Stonedeaf Festival – Newark Showground – 25/08/2018
After two years of extremes, with the wettest and hottest festivals ever experienced in the UK, it was a most pleasant surprise for Stonedeaf Festival to be forecast clouds and no rain. Either side of Stonedeaf’s day Reading and Leeds was pelted with torrential rain and hail, but the birth of a new festival was greeted with intermittent sun. That didn’t stop some from needing to reach for the after-sun, but it did mean there was no risk of heatstroke on what was a pleasantly warm day. With help from one of the original voices of Monsters Of Rock, Krusher Joules, this reincarnation of the one day festival gets going.
While we wait for the party goers who camped overnight to wake up Fallen Mafia get the day off to a nice start. There’s already a reasonable crowd and more arriving as the day goes on. These Geordie hard rockers go at it with a smile and the crowd fill the barrier for them. Showing just how nice they are Chris, one of the band members, later takes it upon himself to volunteer as part of the grounds crew.
Chrome Molly are no strangers to playing live. Part of the original NWOBHM back in the 80’s they fit in well with the nostalgia of holding a one day event. They’re easy going on stage and are clearly there to have a good time. It’s an infectious attitude that gets the ever swelling crowd going and they prove a popular start to the afternoon. The crowd response is fantastic and sets the tone for the rest of the day.
With their guitarist in hospital Hand Of Dimes draft in a rock legend to help play their show, with original Little Angels guitarist Bruce Dickinson subbing. This should come as no surprise however given the lead singer’s association with the band while singing in SKIN, which also brings us nicely to our first proper Donington Park veteran of the day. This festival experience shows as well as Neville MacDonald plays to the crowd and the crowd rocks out to a set of both modern and classic rock songs.
Looking none the worse for wear after a weekend of birthday celebrations Massive Wagons show why they’re one of the hottest rock bands around. It’s the most energetic show of the day as Baz is wound up and ready to be released. He makes the Duracell Bunny look like his batteries need replacing as every song is treated to his trademark headbanging. It’s a show full of attitude and catchy choruses that get the crowd singing along. Someone just needs to tell Baz that it’s not even time for a cup of tea yet.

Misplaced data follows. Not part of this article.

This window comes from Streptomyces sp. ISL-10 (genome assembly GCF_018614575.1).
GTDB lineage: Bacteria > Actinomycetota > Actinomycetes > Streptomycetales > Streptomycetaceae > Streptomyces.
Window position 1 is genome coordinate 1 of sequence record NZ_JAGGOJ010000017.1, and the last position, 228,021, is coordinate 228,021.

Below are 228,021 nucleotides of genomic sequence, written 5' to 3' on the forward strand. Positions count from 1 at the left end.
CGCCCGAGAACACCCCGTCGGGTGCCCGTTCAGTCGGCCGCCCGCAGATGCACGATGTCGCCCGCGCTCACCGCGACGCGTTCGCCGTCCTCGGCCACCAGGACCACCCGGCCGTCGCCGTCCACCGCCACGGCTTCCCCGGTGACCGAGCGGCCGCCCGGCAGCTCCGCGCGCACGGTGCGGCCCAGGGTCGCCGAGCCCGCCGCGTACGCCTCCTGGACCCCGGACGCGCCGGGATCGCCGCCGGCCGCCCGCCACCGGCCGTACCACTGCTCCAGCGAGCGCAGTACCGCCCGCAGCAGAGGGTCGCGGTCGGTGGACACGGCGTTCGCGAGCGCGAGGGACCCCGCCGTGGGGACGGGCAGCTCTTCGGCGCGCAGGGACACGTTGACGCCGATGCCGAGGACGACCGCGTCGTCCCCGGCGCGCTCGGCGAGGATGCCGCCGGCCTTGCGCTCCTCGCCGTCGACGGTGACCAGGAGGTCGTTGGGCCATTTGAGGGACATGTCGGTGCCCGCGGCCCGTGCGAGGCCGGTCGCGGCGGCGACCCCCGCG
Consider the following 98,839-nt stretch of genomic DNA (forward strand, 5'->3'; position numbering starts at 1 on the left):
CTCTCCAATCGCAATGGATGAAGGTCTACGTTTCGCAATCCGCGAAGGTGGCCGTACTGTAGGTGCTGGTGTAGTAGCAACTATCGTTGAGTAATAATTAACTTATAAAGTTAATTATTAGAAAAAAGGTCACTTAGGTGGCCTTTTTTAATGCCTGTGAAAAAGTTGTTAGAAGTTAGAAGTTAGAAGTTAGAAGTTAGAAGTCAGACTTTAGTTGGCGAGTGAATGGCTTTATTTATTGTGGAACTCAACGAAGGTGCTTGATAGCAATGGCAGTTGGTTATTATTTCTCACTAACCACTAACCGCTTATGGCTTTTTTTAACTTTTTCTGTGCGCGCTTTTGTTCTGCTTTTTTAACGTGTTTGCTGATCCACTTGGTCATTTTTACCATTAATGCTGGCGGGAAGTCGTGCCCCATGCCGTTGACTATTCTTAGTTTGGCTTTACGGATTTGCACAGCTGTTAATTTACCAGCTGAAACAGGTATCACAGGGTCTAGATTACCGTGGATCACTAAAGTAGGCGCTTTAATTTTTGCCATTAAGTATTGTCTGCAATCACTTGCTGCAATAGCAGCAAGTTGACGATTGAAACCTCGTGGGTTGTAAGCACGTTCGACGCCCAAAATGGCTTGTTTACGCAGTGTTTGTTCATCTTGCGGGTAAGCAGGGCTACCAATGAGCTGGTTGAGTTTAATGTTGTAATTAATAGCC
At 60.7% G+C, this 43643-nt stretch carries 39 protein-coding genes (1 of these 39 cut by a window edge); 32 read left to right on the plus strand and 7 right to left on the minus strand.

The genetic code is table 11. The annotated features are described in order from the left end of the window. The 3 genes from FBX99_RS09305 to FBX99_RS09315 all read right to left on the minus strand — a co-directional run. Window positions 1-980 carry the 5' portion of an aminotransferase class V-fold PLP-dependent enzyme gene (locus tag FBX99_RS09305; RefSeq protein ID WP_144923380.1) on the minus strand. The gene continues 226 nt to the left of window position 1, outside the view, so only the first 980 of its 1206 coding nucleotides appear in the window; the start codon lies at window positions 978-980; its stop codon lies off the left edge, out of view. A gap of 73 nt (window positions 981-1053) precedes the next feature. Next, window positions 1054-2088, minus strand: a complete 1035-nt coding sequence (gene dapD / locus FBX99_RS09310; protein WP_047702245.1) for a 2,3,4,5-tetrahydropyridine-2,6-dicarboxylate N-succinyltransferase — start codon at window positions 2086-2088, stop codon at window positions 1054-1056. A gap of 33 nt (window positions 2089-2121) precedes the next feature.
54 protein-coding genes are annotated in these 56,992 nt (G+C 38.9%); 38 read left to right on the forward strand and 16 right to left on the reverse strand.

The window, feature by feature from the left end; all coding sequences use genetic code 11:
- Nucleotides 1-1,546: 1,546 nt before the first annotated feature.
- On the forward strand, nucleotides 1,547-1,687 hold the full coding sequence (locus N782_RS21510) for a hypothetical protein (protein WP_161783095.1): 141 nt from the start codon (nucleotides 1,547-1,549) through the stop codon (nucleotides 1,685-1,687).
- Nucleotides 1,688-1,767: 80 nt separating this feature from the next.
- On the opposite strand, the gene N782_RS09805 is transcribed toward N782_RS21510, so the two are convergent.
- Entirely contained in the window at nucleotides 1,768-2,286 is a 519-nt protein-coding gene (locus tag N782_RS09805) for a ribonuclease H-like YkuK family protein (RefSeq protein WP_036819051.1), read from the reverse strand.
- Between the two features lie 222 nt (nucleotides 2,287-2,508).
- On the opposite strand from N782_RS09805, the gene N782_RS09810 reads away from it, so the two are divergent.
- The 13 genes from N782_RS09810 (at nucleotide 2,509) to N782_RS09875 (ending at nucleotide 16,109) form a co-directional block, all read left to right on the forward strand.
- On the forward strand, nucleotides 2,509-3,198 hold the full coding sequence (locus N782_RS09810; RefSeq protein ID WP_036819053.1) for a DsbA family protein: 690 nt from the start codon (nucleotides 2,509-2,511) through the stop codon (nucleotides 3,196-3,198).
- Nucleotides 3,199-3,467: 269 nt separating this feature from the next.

There’s only one way to follow up a show like that, and that’s to bring on someone who has not only played the original Monsters Of Rock festival, but who headlined the very first one. The Graham Bonnet Band has a pedigree that can’t be beat as Graham belts out a series of greatest hits from an incredible 50 year career, including tracks from his time in Rainbow and MSG, as well as his solo hits. The crowd is loving it as the afternoon progresses.
Somewhat the odd ones out for the day Anvil have to be both the heaviest and the happiest band on stage, with Steve Kudlow grinning away for the entire show. They also continue the running theme for the day being veterans of Monsters Of Rock, having supported Status Quo there back in 1982. This real life Spinal Tap from Canada again prove popular and you can’t help but join in and head bang along.
For most bands the mic stand is a prop, a foil to sharpen their performance against. Not so with Wolfsbane where Blaze Bayley sees it as an unwanted distraction resulting in it being unceremoniously thrown into the photo pit before the first song has even started. It’s hard to maintain the trademark grimace that greets the audience though and very soon it’s clear that the band are enjoying the attention. With his trademark hand to his ear Blaze exhorts the crowd to scream for him and he soon shows why he was hand-picked as Bruce’s replacement in Iron Maiden all those years ago.
There’s more mic stand throwing with the Quireboys, but this time Spike uses it to full effect, almost as an appendage. They’re one of the greatest live shows going and could easily headline themselves. Feel good sing along is what they do best and that’s exactly what they bring. But wait… there’s a surprise in store. It’s Blaze Bayley! Yes, the Wolfsbane frontman comes out to join Spike onstage and it appears he’s lost his fear of mic stands.
Finishing off not only the festival, but also a run of four rescheduled shows from earlier in the year, Skid Row show why they are back. It’s always hard for any band with an iconic vocal sound to find a true replacement, just ask Blaze, but with ZP Theart Skid Row have done just that. He brings an attitude to the show that fits well with the American hard rock image, you can imagine him having been with the band a lot longer than the two years he’s been there. With that attitude, and a vocal range that fits the classic Skid Row sound, it’s no surprise then that they blast through a greatest hits comprising primarily of the first two albums. It’s a flawless show that’s been well played throughout the year, but it’s the show the crowd want to see. And as much as I loved Skid Row when I first saw them with Sebastian Bach they’re still as good now with ZP Theart front and centre.